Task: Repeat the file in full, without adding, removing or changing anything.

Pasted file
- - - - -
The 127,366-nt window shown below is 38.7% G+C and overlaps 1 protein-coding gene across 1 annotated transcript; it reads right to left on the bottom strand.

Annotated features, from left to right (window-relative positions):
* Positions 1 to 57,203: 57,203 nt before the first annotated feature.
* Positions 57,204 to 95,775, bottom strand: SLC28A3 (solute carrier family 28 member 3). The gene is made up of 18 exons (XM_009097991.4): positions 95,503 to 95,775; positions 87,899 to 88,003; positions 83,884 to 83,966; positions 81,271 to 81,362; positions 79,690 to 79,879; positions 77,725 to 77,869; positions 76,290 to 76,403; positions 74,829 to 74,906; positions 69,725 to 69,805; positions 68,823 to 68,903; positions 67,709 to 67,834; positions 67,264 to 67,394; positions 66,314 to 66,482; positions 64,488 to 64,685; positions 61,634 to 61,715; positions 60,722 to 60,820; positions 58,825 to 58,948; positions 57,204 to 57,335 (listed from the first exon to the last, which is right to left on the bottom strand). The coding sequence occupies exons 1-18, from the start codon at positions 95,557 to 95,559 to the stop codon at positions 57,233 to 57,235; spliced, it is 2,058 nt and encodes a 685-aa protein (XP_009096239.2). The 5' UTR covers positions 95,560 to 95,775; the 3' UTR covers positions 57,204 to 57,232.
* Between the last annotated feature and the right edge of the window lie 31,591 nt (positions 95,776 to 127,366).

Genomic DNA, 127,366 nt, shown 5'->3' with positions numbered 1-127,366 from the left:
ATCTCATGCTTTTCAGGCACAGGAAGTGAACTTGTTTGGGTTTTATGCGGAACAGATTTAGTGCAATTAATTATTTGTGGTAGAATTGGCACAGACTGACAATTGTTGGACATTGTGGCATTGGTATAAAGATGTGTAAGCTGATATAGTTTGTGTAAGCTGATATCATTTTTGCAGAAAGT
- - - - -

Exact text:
The 127,366-nt window shown below is 38.7% G+C and overlaps 1 protein-coding gene across 1 annotated transcript; it reads right to left on the bottom strand.

Annotated features, from left to right (window-relative positions):
* Positions 1 to 57,203: 57,203 nt before the first annotated feature.
* Positions 57,204 to 95,775, bottom strand: SLC28A3 (solute carrier family 28 member 3). The gene is made up of 18 exons (XM_009097991.4): positions 95,503 to 95,775; positions 87,899 to 88,003; positions 83,884 to 83,966; positions 81,271 to 81,362; positions 79,690 to 79,879; positions 77,725 to 77,869; positions 76,290 to 76,403; positions 74,829 to 74,906; positions 69,725 to 69,805; positions 68,823 to 68,903; positions 67,709 to 67,834; positions 67,264 to 67,394; positions 66,314 to 66,482; positions 64,488 to 64,685; positions 61,634 to 61,715; positions 60,722 to 60,820; positions 58,825 to 58,948; positions 57,204 to 57,335 (listed from the first exon to the last, which is right to left on the bottom strand). The coding sequence occupies exons 1-18, from the start codon at positions 95,557 to 95,559 to the stop codon at positions 57,233 to 57,235; spliced, it is 2,058 nt and encodes a 685-aa protein (XP_009096239.2). The 5' UTR covers positions 95,560 to 95,775; the 3' UTR covers positions 57,204 to 57,232.
* Between the last annotated feature and the right edge of the window lie 31,591 nt (positions 95,776 to 127,366).

Genomic DNA, 127,366 nt, shown 5'->3' with positions numbered 1-127,366 from the left:
ATCTCATGCTTTTCAGGCACAGGAAGTGAACTTGTTTGGGTTTTATGCGGAACAGATTTAGTGCAATTAATTATTTGTGGTAGAATTGGCACAGACTGACAATTGTTGGACATTGTGGCATTGGTATAAAGATGTGTAAGCTGATATAGTTTGTGTAAGCTGATATCATTTTTGCAGAAAGT